[...]It is an important point to note that although the story of the woman caught in adultery is found in most of our printed Bibles today, the evidence suggests that the majority of Bibles during the first eight centuries of the Christian faith did not contain the story. Externally, most scholars would say that the evidence for it not being an authentic part of John’s Gospel is rock solid.But textual criticism is not based on external evidence alone; there is also the internal evidence to consider. This is comprised of two parts: intrinsic evidence has to do with what an author is likely to have written; transcriptional evidence has to do with how and why a scribe would have changed the text.

Intrinsically, the vocabulary, syntax, and style look far more like Luke than they do John. There is almost nothing in these twelve verses that has a Johannine flavor. And transcriptionally, scribes were almost always prone to add material rather than omit it—especially a big block of text such as this, rich in its description of Jesus’ mercy. One of the remarkable things about this passage, in fact, is that it is found in multiple locations. Most manuscripts that have it place it in its now traditional location: between John 7:52 and 8:12. But an entire family of manuscripts has the passage at the end of Luke 21, while another family places it at the end of John’s Gospel. Other manuscripts place it at the end of Luke or in various places in John 7.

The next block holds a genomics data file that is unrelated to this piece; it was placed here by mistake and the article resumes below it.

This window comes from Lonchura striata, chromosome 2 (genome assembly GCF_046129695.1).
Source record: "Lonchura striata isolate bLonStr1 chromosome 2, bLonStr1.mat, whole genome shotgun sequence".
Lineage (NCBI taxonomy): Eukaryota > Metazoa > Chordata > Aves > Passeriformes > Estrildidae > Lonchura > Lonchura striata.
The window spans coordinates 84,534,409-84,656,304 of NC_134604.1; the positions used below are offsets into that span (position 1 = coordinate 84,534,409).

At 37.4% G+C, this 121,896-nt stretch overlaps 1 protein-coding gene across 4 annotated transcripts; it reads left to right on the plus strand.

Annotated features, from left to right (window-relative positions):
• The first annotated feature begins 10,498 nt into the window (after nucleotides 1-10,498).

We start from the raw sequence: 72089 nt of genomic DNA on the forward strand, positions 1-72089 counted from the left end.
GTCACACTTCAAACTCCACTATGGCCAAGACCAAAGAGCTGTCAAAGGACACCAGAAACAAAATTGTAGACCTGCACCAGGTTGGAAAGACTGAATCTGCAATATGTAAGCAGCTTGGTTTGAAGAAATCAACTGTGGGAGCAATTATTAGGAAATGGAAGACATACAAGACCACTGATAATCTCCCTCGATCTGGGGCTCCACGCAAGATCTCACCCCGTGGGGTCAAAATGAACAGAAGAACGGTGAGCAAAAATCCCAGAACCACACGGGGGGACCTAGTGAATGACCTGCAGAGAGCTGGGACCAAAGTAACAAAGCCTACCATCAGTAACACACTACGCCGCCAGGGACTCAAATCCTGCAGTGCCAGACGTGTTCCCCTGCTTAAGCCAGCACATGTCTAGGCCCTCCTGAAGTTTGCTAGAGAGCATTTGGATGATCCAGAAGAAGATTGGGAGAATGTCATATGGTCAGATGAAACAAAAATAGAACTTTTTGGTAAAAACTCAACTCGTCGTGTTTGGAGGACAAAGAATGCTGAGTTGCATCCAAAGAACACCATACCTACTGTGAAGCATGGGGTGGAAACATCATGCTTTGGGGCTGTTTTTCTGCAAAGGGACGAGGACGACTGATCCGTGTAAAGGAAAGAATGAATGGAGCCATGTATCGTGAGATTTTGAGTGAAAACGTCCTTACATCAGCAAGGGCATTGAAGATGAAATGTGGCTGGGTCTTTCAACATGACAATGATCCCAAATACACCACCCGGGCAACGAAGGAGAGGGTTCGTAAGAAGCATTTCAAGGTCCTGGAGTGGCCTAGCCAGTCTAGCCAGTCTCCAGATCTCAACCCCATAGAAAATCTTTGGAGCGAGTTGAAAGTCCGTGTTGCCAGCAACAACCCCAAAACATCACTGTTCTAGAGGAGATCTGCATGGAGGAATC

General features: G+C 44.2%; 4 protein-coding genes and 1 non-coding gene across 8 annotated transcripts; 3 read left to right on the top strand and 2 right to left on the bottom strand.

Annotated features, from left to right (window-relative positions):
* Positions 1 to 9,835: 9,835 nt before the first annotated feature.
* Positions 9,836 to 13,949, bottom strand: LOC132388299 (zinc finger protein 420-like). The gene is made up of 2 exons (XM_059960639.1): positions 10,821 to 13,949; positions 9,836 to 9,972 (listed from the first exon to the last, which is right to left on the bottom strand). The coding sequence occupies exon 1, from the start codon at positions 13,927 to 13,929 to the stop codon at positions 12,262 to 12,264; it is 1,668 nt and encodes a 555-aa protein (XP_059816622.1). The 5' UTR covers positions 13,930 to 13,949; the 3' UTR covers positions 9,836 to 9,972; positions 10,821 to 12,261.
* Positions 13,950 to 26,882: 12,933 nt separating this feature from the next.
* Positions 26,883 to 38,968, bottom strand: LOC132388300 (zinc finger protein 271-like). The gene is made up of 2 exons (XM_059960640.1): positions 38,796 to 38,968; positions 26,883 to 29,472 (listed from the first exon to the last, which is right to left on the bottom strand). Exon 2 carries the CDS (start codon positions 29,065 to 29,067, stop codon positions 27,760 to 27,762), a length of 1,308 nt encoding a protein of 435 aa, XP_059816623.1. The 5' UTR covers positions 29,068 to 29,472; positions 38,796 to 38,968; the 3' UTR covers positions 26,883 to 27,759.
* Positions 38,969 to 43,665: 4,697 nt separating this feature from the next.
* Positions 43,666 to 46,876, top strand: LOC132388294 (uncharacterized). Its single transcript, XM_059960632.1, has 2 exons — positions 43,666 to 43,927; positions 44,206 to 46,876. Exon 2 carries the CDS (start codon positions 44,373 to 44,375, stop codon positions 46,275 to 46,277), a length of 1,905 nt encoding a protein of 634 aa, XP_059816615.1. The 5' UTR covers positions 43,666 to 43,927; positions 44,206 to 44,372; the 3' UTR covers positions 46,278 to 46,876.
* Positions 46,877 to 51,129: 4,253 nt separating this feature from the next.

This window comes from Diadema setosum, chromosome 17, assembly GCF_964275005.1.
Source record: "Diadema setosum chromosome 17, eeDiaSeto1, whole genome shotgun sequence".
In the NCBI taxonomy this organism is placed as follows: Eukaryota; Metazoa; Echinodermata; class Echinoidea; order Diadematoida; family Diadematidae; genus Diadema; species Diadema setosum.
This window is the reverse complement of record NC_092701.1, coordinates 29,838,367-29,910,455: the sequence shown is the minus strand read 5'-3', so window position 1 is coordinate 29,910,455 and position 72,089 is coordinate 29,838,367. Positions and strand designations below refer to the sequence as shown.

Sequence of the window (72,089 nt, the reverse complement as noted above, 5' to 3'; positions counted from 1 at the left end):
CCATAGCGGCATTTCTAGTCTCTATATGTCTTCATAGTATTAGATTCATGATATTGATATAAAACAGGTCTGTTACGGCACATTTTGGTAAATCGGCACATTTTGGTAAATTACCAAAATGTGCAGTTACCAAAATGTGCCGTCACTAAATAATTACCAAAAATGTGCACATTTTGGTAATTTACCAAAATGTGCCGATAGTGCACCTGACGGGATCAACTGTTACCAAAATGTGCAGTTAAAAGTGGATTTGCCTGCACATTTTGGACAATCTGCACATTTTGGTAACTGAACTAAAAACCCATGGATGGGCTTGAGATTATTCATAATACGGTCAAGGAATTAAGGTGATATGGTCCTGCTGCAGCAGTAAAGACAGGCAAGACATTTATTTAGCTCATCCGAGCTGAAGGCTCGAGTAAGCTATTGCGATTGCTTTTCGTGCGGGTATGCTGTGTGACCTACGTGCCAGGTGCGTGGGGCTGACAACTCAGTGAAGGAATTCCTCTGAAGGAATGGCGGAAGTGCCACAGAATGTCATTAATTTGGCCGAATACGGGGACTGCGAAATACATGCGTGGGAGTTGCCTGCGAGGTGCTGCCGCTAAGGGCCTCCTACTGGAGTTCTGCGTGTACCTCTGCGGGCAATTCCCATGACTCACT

The pericope adulterae has all the earmarks of a pericope that was looking for a home. It took up permanent residence, in the ninth century, in the middle of the fourth gospel.

So when you take a closer look at the issue, the Bible is very solid on being in favor of capital punishment for serious crimes. I think people who take the Bible seriously should take this view as well. If you go outside the Bible, well, then you might come up with a different view.

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What does the Bible say about the death penalty?

Note: This post has a twin post which talks about the evidence against capital punishment from science.

First, let’s take a look at what the Bible says in general about capital punishment, using this lecture featuring eminent theologian Wayne Grudem.